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Spherical Tensor operators for half-integers

  1. Jul 14, 2012 #1
    Hi,

    There are, for example, lists of spherical tensor operators for [itex]l=\text{integer}[/itex] steps, e.g. [itex]l=0,1,2,...[/itex].

    [tex]
    T_{k}^{q}(J)\rightarrow T_{0}^{0}=1, \quad T_{1}^{\pm 1}=\mp \sqrt{\frac{1}{2}}J_{\pm},\quad T_{1}^0=J_z
    [/tex]
    and this continues forever. I was wondering if there are operators in this spherical tensor form for half integers steps of [itex]k[/itex] instead of integer. And if not, why?

    Thank you,
     
  2. jcsd
  3. Jul 14, 2012 #2

    Bill_K

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    Science Advisor

    Sure, the definition is: an irreducible tensor operator T(k) is a set of 2k+1 operators T(k q), q = -k,... , k which transforms under an infinitesimal rotation as

    [J±, T(k q)] = [(k ∓ q)(k ± q + 1)]1/2
    [J0, T(k, q)] = q T(k q)

    This works for both integer and half-integer k.
     
  4. Jul 14, 2012 #3
    Great! Thanks Bill. The integer ones seem to have explicit forms relating back to Cartesian components, for instance,
    [tex]
    J_{+}=a_{1}+ia_{2}
    [/tex]
    etc... Do such forms exist for the half integer spherical operators? For instance is it possible to write [itex]T\left( \frac{7}{2},q\right) [/itex] in terms of Cartesian components [itex](a_{0},a_1 ,a_2,...)[/itex]?

    Thanks again.
     
  5. Jul 15, 2012 #4

    Bill_K

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    Science Advisor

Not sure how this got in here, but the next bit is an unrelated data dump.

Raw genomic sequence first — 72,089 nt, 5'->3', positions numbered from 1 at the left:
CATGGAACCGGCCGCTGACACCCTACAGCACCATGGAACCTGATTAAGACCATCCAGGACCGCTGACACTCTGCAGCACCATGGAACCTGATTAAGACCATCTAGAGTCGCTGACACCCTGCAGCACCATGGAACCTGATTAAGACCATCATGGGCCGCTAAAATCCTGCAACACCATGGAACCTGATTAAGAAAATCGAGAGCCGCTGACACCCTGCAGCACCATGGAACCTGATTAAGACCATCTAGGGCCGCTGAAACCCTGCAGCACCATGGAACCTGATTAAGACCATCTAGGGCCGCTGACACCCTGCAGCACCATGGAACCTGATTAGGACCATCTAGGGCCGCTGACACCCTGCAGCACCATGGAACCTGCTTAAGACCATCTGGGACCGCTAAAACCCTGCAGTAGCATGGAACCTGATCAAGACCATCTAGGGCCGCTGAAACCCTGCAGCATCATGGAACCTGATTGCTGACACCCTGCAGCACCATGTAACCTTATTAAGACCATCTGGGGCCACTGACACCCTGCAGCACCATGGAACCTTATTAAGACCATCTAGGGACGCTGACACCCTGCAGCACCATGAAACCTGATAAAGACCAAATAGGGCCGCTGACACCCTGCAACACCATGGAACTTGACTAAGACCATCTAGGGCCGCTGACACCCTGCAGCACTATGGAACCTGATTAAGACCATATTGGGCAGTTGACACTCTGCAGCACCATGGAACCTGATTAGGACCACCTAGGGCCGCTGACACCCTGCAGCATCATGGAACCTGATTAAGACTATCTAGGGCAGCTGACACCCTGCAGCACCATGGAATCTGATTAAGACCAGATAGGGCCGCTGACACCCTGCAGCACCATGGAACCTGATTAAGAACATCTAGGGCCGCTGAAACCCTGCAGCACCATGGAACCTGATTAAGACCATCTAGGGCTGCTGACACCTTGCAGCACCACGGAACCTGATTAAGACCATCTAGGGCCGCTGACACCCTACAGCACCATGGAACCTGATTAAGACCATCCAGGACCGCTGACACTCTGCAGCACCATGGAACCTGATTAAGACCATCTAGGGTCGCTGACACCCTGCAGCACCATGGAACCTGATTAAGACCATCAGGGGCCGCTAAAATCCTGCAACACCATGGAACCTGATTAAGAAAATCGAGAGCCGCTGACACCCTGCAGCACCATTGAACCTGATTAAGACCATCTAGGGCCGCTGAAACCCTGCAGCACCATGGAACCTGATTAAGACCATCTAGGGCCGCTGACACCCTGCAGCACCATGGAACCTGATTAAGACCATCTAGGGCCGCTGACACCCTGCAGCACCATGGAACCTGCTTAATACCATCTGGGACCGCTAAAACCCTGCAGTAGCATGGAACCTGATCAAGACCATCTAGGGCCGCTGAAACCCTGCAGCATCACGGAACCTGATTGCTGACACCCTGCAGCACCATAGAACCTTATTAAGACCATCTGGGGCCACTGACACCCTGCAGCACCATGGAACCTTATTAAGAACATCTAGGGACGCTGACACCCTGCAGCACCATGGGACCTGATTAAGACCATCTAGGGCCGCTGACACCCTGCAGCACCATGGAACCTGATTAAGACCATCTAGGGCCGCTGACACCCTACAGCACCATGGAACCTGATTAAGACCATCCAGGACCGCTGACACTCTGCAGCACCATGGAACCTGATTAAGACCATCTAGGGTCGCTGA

OK, now it gets interesting. What you're asking is the relationship between the components of a tensor in the spherical basis as opposed to the Cartesian basis. The Cartesian basis starts with the 3 representation and the three basis vectors ex, ey, ez, and for ℓ = 1 the relationship is easy to write down: e± = ex ± i ey, e0 = ez. (I'm ignoring √2's)

    The representations for ℓ = integer > 1 are irreducible and contained in 33 ⊗ ... ⊗ 3. Which means you take the tensor product of ℓ copies of ex, ey, ez with itself and project out the highest irreducible part. So for example for ℓ = 2,
    e0 = 2 exex - eyey - ezez
    e±1 = ez(ex ± i ey) + (ex ± i ey)ez
    e±2 = (ex ± i ey)(ex ± i ey)
    From these relations you can read off the Cartesian components Txx, Txy, etc in terms of the spherical components T0, T±1, T±2.

    However, when you come to a half-integer representation, ℓ = n + ½, it is not contained in any product of 3's. What you must do is to take in addition a spinor quantity, transforming as the 2 representation, and consider products of this with n copies of 3. Thus the building blocks are the "spin spherical harmonics", i.e. the spherical decomposition of a two-spinor field χ(x, y, z).
     
  6. Jul 15, 2012 #5
    Thanks Bill. I understand these things live on a sphere, but have you ever seen their contraction written with a metric like
    [tex]
    C_{l\, l',m\,m'}A^{l,m}\sigma^{l',m'}=C_{00,m\, m'}A^{0,m}\sigma^{0,m'}+C_{\frac{1}{2}\frac{1}{2},m\, m'}A^{\frac{1}{2},m}\sigma^{\frac{1}{2},m'}+ C_{11,m\, m'}A^{1,m}\sigma^{1,m'}+...
    [/tex]
    with [itex]C[/itex] some associated coefficients? Would these just be the CB coefficients, or does it not even make sense?
     
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